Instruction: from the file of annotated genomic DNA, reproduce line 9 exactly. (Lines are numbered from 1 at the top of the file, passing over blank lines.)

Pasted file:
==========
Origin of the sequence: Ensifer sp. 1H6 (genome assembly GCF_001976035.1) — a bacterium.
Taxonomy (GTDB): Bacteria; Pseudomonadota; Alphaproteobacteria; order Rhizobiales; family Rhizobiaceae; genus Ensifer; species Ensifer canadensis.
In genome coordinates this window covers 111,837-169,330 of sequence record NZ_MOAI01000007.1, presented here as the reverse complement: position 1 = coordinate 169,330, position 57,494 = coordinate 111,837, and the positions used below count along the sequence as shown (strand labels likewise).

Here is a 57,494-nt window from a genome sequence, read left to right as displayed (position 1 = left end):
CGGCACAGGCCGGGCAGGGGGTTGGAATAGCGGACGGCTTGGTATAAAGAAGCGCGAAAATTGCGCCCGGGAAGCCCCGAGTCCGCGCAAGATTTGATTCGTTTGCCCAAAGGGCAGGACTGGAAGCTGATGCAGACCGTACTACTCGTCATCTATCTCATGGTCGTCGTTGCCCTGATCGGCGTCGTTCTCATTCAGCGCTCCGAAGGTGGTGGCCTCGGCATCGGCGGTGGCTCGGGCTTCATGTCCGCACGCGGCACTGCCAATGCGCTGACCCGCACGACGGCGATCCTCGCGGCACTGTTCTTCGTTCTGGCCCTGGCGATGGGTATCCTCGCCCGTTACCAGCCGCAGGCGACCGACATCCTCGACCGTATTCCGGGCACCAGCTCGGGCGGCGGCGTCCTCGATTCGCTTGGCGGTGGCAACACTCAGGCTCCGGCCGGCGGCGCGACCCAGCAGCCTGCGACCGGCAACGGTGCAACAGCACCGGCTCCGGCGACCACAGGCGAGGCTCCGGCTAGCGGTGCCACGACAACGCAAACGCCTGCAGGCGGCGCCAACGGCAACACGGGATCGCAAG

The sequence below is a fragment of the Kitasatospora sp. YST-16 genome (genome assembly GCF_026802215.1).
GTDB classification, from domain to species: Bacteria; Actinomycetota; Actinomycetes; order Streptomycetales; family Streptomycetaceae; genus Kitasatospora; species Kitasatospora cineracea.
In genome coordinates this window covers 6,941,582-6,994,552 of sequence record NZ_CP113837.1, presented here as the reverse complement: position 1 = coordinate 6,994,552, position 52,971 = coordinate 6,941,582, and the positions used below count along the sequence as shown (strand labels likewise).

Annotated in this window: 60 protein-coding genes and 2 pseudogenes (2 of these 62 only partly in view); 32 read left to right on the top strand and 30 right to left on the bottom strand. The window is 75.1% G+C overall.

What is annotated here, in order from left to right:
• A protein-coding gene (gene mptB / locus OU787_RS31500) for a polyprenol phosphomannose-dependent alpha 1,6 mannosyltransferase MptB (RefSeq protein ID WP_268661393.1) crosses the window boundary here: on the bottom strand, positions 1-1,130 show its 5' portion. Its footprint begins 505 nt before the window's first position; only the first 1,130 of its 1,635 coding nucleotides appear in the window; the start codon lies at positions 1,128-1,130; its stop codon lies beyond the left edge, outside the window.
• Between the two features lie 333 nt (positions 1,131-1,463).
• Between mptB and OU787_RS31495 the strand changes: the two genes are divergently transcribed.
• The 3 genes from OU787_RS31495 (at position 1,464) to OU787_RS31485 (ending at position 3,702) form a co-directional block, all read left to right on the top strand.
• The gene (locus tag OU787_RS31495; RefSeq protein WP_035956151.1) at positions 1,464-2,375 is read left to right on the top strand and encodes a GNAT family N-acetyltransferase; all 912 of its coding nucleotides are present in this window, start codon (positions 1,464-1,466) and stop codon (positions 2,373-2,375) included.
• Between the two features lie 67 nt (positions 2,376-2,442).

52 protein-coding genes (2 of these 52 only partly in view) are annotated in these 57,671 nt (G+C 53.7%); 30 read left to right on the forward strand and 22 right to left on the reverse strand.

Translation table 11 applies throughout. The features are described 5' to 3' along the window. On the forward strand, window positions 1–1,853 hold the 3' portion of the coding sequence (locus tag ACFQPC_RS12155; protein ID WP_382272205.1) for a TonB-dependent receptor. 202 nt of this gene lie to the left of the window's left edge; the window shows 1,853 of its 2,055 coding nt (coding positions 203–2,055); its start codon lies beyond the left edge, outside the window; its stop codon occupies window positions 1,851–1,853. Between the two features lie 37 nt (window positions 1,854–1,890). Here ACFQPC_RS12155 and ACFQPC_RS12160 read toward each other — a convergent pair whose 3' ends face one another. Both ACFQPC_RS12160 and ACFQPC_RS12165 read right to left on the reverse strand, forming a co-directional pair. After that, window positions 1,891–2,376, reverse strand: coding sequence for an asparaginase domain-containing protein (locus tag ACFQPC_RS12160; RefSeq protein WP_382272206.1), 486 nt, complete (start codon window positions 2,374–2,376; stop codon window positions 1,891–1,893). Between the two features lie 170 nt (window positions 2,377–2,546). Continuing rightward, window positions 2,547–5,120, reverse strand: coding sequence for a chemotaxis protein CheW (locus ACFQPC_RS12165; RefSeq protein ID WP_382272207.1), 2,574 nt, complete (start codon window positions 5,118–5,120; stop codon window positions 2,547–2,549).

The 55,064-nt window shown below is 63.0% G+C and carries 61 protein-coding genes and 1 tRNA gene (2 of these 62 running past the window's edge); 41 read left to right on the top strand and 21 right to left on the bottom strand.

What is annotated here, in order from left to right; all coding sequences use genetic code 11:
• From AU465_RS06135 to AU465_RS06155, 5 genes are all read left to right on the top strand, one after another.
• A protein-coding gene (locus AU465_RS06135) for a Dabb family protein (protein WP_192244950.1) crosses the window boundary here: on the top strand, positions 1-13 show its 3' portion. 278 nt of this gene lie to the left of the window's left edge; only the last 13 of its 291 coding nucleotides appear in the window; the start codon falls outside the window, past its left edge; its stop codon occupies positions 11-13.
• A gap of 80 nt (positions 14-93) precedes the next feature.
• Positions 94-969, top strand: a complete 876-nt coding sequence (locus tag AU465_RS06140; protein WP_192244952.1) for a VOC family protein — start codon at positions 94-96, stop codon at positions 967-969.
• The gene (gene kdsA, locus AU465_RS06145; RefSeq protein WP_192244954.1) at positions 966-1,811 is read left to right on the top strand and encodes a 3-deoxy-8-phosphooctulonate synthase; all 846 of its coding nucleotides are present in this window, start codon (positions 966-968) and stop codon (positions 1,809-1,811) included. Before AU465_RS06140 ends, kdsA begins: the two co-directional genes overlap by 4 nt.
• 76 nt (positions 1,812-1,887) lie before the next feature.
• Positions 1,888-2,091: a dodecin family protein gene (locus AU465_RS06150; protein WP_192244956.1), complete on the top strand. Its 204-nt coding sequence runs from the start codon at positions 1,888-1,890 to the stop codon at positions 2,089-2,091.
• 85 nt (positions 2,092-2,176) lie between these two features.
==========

Annotated in this window: 60 protein-coding genes and 2 pseudogenes (2 of these 62 only partly in view); 32 read left to right on the top strand and 30 right to left on the bottom strand. The window is 75.1% G+C overall.